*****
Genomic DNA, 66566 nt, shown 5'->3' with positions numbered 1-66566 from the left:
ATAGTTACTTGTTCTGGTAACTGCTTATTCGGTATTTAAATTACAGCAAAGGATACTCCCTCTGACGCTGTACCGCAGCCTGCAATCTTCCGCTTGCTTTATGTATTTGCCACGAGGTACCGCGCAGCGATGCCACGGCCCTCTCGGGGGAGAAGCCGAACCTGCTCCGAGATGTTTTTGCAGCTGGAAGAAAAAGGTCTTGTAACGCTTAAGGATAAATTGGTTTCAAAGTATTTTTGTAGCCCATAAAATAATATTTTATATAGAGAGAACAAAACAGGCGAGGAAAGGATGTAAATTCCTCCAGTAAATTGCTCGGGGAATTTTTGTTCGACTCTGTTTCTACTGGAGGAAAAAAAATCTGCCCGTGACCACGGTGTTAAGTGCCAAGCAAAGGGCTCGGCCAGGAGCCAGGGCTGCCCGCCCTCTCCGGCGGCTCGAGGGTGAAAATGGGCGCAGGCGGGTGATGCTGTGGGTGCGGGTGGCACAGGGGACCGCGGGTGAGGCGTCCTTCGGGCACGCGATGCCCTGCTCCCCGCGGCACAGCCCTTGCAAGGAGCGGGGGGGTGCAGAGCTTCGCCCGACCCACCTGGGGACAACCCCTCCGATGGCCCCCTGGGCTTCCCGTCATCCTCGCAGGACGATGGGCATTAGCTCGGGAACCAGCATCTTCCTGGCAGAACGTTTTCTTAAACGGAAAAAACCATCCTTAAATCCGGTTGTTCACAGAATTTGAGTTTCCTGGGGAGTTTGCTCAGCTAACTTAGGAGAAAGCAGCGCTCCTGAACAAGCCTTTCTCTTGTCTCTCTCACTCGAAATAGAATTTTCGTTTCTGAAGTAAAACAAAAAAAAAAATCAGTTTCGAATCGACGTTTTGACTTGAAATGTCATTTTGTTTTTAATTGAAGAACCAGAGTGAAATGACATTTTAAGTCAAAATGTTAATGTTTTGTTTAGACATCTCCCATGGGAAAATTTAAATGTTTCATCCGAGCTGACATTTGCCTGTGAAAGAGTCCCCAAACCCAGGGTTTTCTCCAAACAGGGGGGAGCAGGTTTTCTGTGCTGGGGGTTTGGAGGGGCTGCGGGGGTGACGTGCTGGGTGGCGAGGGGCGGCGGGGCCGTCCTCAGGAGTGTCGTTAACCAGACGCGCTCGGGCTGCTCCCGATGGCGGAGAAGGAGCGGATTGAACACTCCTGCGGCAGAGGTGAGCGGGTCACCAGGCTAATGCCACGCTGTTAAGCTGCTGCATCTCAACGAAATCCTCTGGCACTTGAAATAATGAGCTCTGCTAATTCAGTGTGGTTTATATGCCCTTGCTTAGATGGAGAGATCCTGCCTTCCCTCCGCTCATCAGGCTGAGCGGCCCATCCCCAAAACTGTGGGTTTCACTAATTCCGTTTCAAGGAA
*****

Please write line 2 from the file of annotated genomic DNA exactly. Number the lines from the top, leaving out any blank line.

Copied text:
ATAGTTACTTGTTCTGGTAACTGCTTATTCGGTATTTAAATTACAGCAAAGGATACTCCCTCTGACGCTGTACCGCAGCCTGCAATCTTCCGCTTGCTTTATGTATTTGCCACGAGGTACCGCGCAGCGATGCCACGGCCCTCTCGGGGGAGAAGCCGAACCTGCTCCGAGATGTTTTTGCAGCTGGAAGAAAAAGGTCTTGTAACGCTTAAGGATAAATTGGTTTCAAAGTATTTTTGTAGCCCATAAAATAATATTTTATATAGAGAGAACAAAACAGGCGAGGAAAGGATGTAAATTCCTCCAGTAAATTGCTCGGGGAATTTTTGTTCGACTCTGTTTCTACTGGAGGAAAAAAAATCTGCCCGTGACCACGGTGTTAAGTGCCAAGCAAAGGGCTCGGCCAGGAGCCAGGGCTGCCCGCCCTCTCCGGCGGCTCGAGGGTGAAAATGGGCGCAGGCGGGTGATGCTGTGGGTGCGGGTGGCACAGGGGACCGCGGGTGAGGCGTCCTTCGGGCACGCGATGCCCTGCTCCCCGCGGCACAGCCCTTGCAAGGAGCGGGGGGGTGCAGAGCTTCGCCCGACCCACCTGGGGACAACCCCTCCGATGGCCCCCTGGGCTTCCCGTCATCCTCGCAGGACGATGGGCATTAGCTCGGGAACCAGCATCTTCCTGGCAGAACGTTTTCTTAAACGGAAAAAACCATCCTTAAATCCGGTTGTTCACAGAATTTGAGTTTCCTGGGGAGTTTGCTCAGCTAACTTAGGAGAAAGCAGCGCTCCTGAACAAGCCTTTCTCTTGTCTCTCTCACTCGAAATAGAATTTTCGTTTCTGAAGTAAAACAAAAAAAAAAATCAGTTTCGAATCGACGTTTTGACTTGAAATGTCATTTTGTTTTTAATTGAAGAACCAGAGTGAAATGACATTTTAAGTCAAAATGTTAATGTTTTGTTTAGACATCTCCCATGGGAAAATTTAAATGTTTCATCCGAGCTGACATTTGCCTGTGAAAGAGTCCCCAAACCCAGGGTTTTCTCCAAACAGGGGGGAGCAGGTTTTCTGTGCTGGGGGTTTGGAGGGGCTGCGGGGGTGACGTGCTGGGTGGCGAGGGGCGGCGGGGCCGTCCTCAGGAGTGTCGTTAACCAGACGCGCTCGGGCTGCTCCCGATGGCGGAGAAGGAGCGGATTGAACACTCCTGCGGCAGAGGTGAGCGGGTCACCAGGCTAATGCCACGCTGTTAAGCTGCTGCATCTCAACGAAATCCTCTGGCACTTGAAATAATGAGCTCTGCTAATTCAGTGTGGTTTATATGCCCTTGCTTAGATGGAGAGATCCTGCCTTCCCTCCGCTCATCAGGCTGAGCGGCCCATCCCCAAAACTGTGGGTTTCACTAATTCCGTTTCAAGGAA